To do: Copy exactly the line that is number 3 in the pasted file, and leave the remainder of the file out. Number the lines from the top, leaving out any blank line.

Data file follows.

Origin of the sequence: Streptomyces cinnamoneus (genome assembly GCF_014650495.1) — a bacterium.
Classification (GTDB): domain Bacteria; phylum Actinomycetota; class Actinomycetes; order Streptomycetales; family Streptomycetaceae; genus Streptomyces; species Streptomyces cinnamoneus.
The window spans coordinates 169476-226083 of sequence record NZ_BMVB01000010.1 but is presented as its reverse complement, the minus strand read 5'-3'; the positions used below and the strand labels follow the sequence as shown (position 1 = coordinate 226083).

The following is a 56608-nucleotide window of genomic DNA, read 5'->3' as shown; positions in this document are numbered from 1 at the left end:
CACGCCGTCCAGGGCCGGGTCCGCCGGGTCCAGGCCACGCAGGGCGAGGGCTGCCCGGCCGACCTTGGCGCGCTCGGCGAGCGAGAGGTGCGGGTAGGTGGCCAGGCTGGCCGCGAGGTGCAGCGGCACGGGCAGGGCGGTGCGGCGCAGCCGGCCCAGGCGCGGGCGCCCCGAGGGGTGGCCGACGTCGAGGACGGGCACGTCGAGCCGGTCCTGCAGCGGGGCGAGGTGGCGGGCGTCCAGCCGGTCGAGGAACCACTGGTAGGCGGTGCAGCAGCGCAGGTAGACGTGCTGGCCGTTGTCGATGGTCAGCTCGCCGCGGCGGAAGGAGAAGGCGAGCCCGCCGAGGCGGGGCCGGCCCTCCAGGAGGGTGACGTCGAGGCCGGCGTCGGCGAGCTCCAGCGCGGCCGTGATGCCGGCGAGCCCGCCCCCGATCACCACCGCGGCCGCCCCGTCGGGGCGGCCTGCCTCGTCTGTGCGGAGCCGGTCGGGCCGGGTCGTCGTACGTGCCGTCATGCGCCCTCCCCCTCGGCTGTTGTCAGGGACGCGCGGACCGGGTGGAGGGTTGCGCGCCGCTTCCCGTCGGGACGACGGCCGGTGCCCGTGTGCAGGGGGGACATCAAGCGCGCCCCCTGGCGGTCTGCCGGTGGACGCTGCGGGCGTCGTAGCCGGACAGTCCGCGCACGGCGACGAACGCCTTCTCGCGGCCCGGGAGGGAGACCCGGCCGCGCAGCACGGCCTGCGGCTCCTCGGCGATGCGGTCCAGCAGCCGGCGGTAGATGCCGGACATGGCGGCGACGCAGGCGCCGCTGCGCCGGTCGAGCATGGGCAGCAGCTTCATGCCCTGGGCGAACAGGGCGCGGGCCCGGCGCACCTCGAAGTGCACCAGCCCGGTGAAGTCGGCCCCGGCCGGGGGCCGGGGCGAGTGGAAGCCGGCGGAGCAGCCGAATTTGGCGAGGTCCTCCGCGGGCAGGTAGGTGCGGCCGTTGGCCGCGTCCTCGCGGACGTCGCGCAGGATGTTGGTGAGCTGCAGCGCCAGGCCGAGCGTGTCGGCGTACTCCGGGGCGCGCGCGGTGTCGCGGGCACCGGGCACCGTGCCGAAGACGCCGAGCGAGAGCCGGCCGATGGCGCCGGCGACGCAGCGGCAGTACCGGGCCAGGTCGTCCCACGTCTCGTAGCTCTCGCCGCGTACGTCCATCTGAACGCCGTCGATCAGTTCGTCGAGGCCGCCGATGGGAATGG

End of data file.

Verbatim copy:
The window spans coordinates 169476-226083 of sequence record NZ_BMVB01000010.1 but is presented as its reverse complement, the minus strand read 5'-3'; the positions used below and the strand labels follow the sequence as shown (position 1 = coordinate 226083).